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Officials met with residents in December to gather input on proposals for the park at 800 E. St. Charles Road. Norris Design, a national landscape architectural firm with a Glen Ellyn office, met with staff and the park board and is expected to present plans to the board by February.
A feasibility study for a potential indoor pool, conducted by Isaac Sports Group, a Michigan-based consultant, could be ready in March for public review. The proposed pool would be funded by the Glen Ellyn Aquatics Initiative and possibly could be built as an addition to the Ackerman Sports and Fitness Center.
Ackerman Park, originally named North Park, was purchased from Glenbard High School District 87 in 1966. Renamed Ackerman in 1973, the last major renovations were done in the 1990s with the installation of hubs that included four softball fields, an irrigation system for the park and lighting. Batting cages were installed in 1996.
Since then, use of the park has increased dramatically. Ackerman is home to more than 30 travel soccer teams, 1,000 house league soccer players and significant participation in youth and adult softball.
"With demand, there is expectation," said Dave Harris, the park district's executive director. "Growing up in Oklahoma, I was just happy to have a backstop and a dirt infield. That's not what people expect now to go out and play sports. What we want to do is ... have a long-term plan so we can spend our money wisely."
Renovations could be constructed over four phases:
* The first phase, at north lower Ackerman with a cost of $3 million to $3.3 million, would include a turf field, lighting, goalie practice areas, irrigation, a new parking lot, a connection to the Great Western Trail access, a shelter and a bike station.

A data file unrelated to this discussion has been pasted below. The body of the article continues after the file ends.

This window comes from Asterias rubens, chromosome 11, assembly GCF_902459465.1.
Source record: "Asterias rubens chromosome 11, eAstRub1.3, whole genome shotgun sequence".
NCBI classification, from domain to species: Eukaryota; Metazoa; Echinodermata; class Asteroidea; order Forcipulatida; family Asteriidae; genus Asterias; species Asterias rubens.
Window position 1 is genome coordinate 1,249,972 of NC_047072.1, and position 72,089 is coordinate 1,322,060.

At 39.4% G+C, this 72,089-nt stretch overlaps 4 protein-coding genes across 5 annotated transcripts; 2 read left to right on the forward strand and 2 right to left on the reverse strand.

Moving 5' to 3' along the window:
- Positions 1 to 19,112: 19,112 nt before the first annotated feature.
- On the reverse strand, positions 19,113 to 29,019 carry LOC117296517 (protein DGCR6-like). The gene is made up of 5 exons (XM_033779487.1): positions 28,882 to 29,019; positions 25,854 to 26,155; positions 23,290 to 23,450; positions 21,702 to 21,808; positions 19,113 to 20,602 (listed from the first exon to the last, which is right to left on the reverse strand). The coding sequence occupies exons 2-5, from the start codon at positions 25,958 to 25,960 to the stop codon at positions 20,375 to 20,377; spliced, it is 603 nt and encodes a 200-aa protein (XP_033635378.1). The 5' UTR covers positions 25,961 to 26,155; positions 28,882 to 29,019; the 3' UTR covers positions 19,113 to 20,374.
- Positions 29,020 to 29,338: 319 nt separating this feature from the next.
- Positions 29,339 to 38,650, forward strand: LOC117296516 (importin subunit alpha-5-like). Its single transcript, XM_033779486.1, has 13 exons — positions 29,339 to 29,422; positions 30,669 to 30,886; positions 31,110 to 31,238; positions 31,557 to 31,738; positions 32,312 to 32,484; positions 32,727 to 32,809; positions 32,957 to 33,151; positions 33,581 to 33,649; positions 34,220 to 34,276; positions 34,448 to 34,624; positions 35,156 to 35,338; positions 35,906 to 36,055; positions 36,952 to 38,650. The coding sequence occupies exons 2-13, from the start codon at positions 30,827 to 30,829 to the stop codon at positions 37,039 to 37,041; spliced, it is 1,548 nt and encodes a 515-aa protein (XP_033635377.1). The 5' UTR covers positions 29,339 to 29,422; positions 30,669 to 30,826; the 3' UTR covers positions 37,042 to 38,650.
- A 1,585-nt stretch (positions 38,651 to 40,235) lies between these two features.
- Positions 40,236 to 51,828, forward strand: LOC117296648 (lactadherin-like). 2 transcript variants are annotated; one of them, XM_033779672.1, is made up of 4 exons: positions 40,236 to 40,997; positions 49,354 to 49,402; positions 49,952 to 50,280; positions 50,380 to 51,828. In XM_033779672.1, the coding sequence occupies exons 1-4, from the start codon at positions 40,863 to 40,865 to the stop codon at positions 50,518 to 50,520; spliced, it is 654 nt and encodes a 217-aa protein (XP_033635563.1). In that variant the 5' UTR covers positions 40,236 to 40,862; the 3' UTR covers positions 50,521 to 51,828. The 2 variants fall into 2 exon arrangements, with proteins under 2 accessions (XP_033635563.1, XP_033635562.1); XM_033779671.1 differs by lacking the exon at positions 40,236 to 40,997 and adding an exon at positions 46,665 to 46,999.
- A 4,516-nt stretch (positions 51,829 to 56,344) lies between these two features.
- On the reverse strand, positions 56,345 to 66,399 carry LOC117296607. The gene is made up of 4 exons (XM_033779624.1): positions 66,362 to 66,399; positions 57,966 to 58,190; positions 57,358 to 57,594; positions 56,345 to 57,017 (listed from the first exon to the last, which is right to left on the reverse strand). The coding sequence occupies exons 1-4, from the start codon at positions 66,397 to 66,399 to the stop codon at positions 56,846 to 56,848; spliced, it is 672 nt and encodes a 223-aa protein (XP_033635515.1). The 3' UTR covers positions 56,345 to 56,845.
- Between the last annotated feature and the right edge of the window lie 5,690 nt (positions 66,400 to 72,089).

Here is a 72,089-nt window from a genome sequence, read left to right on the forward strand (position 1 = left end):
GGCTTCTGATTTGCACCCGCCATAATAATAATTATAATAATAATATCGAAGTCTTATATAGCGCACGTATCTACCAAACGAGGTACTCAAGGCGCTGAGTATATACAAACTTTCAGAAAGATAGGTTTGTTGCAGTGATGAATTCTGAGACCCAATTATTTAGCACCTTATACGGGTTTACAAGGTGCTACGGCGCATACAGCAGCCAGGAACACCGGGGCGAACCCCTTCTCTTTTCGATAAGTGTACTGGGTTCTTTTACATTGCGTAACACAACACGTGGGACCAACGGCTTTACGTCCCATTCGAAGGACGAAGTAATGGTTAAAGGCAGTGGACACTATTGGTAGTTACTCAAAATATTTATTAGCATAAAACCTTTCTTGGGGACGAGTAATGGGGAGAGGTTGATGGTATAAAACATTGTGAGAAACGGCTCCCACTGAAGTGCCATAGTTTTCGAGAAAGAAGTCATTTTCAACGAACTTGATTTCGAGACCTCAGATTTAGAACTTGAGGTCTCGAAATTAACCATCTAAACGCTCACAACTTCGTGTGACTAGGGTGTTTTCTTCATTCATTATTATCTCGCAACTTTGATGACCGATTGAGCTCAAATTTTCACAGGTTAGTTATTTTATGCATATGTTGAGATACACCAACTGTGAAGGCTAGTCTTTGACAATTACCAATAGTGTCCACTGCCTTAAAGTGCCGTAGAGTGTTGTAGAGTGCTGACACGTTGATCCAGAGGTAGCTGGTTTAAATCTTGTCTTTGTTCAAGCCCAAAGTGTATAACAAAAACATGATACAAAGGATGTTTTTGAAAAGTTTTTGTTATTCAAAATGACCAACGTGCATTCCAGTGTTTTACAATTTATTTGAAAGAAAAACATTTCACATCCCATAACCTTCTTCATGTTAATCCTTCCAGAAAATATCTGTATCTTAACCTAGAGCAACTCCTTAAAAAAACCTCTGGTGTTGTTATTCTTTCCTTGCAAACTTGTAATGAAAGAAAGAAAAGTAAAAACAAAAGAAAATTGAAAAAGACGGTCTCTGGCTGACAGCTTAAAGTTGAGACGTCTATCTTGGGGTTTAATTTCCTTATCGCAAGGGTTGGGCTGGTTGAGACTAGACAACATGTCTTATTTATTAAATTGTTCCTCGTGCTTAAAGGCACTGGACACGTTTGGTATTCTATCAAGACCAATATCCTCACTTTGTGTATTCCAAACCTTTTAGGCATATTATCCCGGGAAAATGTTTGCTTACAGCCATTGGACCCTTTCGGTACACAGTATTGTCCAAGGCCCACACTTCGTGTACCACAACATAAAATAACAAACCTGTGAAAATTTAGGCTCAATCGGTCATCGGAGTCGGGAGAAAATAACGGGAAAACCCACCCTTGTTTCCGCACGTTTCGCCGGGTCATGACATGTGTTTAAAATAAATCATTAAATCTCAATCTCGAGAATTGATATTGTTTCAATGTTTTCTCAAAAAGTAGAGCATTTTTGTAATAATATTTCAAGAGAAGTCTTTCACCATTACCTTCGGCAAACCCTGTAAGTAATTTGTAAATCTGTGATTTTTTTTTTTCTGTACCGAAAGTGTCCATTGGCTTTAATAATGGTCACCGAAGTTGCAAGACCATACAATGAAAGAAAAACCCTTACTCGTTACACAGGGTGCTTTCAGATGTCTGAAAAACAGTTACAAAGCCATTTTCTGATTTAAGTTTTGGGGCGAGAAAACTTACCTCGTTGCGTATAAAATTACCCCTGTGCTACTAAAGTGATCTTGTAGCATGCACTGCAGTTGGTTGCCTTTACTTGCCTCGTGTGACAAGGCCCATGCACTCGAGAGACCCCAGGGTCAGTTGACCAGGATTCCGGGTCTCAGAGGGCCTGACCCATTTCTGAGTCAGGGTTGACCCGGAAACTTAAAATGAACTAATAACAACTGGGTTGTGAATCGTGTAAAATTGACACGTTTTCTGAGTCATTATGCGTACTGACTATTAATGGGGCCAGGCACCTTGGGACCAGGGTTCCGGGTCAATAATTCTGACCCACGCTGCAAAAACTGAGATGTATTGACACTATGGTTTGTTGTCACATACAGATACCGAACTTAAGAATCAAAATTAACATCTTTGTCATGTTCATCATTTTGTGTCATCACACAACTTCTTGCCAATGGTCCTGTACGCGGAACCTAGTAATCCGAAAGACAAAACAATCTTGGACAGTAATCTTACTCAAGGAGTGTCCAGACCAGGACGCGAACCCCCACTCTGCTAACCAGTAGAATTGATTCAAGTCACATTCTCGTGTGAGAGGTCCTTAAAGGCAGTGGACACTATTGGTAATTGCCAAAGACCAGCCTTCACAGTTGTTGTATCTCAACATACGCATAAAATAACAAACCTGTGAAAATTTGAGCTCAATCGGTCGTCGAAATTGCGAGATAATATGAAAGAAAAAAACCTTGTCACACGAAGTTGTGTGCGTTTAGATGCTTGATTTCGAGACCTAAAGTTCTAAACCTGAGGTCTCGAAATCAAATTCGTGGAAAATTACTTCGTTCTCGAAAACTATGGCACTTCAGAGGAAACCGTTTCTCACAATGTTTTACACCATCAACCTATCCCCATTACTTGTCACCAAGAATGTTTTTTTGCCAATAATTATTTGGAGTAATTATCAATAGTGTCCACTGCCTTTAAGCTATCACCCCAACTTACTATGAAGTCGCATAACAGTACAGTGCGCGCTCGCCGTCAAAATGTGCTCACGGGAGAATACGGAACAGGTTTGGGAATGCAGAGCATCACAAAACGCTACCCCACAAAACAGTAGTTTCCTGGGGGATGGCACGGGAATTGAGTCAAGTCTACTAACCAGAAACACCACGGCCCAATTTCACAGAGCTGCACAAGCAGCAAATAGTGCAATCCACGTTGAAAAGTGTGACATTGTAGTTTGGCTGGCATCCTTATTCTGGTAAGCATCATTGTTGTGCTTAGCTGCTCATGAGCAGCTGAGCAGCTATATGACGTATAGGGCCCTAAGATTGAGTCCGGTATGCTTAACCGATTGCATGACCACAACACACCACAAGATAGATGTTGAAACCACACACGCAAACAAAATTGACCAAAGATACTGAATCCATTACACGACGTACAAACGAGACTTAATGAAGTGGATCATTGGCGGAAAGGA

* The second phase, at middle lower Ackerman with a cost of $1.35 million to $1.6 million, would include two new adult softball fields, lighting, irrigation, trails, signage and a bike station.
* The third phase, at south lower Ackerman with a cost of $725,000 to $850,000, would be a softball field core renovation.
* The fourth phase, at upper Ackerman, includes two proposals. One, at a cost of $1.45 million to $1.6 million, would regrade game fields and install sports turf seed with drainage and irrigation. A second proposal, with just limited improvements at a cost of $300,000 to $400,000, would include trails, workout stations, a shelter and a bike station.
Harris said the district originally thought installing turf would be too expensive, but officials opted to consider it to make the fields more usable.
"It isn't that dramatic. We're not talking about changing the scope of the park," Harris said. "The expectation is that these should be properly maintained and conditioned fields, and they are not. We need to develop a means to get there."
With board approval, Harris said some of the more practical elements of the plan could be implemented immediately. Broader concepts like athletic turf and lighting could take longer.
Money would come from the district's capital budget, grants and fundraising.
"We certainly don't have the funds to contribute $7 million. This exceeds our current financial capability," Harris said. "The next two months will be a critical time to finalize feedback on the plan and approve a conceptual design. It's still just a plan, we still have a ways to go, but it's a significant plan."